While it isn't wrong to share my opinions and concerns with my husband, it is wrong to continually contend for my viewpoint. I wouldn't treat a leader at church, work, or in the community this way. I shouldn't treat my husband this way either.

Submission isn't submission unless we disagree on how to proceed. When we agree, it's easy to let my husband lead. When we don't agree, submission is letting my husband lead us in a direction I wouldn't choose. This is a choice, but it's also a statement of trust.

By deferring to my husband rather than contending for my way, I show that I trust God's viewpoint more than my own. God says that wives should submit to husbands. He said this would make for a happy marriage.

Amazingly, my experience confirms this is true! When I let my husband lead, I am often surprised by the peace and joy that follow. I've tried it the other way, too. So I can also attest that when I try to control my husband rather than submit to him, I only make everyone miserable (myself included).

Let me interject that exceptions should be made when a husband is abusive. We don't celebrate God's ways when we submit ourselves to abuse, either in marriage or other situations. That's one extreme. The other extreme of failing to celebrate God's ways is when I refuse to submit over something as insignificant as a pair of shoes.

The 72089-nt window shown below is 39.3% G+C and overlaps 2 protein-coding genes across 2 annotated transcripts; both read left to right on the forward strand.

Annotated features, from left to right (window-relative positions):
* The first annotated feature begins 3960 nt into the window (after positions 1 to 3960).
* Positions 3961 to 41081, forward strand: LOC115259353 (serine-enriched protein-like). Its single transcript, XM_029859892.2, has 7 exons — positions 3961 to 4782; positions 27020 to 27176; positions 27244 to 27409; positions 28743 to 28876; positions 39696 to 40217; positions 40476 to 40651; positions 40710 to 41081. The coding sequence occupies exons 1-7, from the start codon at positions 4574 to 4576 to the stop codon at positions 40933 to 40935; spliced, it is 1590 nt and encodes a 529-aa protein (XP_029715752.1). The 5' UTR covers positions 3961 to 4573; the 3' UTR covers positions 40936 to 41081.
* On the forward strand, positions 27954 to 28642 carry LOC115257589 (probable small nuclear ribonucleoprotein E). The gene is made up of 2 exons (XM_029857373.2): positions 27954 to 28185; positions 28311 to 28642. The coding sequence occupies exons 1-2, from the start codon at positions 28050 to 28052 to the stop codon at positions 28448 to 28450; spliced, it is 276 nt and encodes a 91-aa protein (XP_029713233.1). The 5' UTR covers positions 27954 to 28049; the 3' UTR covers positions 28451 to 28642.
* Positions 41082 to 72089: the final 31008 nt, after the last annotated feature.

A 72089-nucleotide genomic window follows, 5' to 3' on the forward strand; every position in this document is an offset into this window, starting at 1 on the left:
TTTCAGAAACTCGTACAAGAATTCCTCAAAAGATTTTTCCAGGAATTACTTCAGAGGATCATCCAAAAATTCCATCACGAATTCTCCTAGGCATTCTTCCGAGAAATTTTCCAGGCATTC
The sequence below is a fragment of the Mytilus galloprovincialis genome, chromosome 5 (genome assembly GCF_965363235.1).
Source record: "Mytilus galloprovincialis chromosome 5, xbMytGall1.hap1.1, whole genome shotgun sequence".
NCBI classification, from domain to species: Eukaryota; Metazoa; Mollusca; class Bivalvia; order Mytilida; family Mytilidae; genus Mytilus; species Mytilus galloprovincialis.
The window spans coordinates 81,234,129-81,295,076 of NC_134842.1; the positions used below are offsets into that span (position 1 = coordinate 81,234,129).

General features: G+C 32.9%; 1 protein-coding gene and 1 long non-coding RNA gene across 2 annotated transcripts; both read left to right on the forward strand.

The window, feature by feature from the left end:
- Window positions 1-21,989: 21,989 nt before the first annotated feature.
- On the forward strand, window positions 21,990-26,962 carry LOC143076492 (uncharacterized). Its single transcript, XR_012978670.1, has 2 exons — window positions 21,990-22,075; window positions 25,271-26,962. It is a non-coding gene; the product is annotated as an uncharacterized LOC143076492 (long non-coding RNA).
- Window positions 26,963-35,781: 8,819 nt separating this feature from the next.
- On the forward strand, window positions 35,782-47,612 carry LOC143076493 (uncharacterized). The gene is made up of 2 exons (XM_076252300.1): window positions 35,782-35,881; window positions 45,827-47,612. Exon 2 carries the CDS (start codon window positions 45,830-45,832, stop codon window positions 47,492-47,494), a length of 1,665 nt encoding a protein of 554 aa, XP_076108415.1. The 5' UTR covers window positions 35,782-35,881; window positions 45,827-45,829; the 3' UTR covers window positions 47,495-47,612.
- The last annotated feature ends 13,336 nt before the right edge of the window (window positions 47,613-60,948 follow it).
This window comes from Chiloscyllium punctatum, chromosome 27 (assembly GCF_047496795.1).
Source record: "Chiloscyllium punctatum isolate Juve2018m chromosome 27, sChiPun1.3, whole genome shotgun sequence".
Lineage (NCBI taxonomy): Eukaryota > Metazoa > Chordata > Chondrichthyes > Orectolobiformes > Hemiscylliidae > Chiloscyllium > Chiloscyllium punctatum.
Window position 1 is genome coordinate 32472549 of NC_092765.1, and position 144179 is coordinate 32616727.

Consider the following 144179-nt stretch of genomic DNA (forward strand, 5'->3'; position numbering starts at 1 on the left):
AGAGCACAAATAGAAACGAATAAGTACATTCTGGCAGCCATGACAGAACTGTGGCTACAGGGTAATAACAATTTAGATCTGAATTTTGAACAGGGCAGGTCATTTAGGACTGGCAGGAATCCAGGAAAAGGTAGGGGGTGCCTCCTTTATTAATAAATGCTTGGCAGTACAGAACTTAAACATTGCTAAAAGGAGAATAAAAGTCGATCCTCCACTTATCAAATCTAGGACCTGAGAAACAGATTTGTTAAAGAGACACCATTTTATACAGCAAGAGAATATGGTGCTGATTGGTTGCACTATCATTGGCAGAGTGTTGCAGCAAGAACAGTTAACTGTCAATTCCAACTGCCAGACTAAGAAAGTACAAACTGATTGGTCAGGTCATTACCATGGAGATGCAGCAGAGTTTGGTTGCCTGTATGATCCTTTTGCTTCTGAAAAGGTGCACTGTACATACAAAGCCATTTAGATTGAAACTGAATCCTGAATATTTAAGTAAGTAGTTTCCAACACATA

Sole Care

The next morning, the shoes remained in their box on the kitchen counter. My son, who kept lifting the lid to admire them, began pleading with me to change my mind. He loved those shoes! Daddy had bought them. Why couldn't he—pretty please—keep them?

As I learn to trust God by submitting in marriage, I exchange worry and stress for freedom and joy.

I could feel my heels digging into the kitchen rug. All the reasons for returning the shoes started pinballing around in my head. But just as I was about to clamp down and insist on doing this my way, I sensed the Spirit of God impressing on my heart, "How do you know? Can you see into the future? Can you be certain these shoes will fall apart?"

I suddenly recognized my lack of trust in God. The Lord hadn't asked me to calculate the risk of letting my husband lead. God asked me to submit to my husband and trust Him with our future—even the future of something as small as running shoes.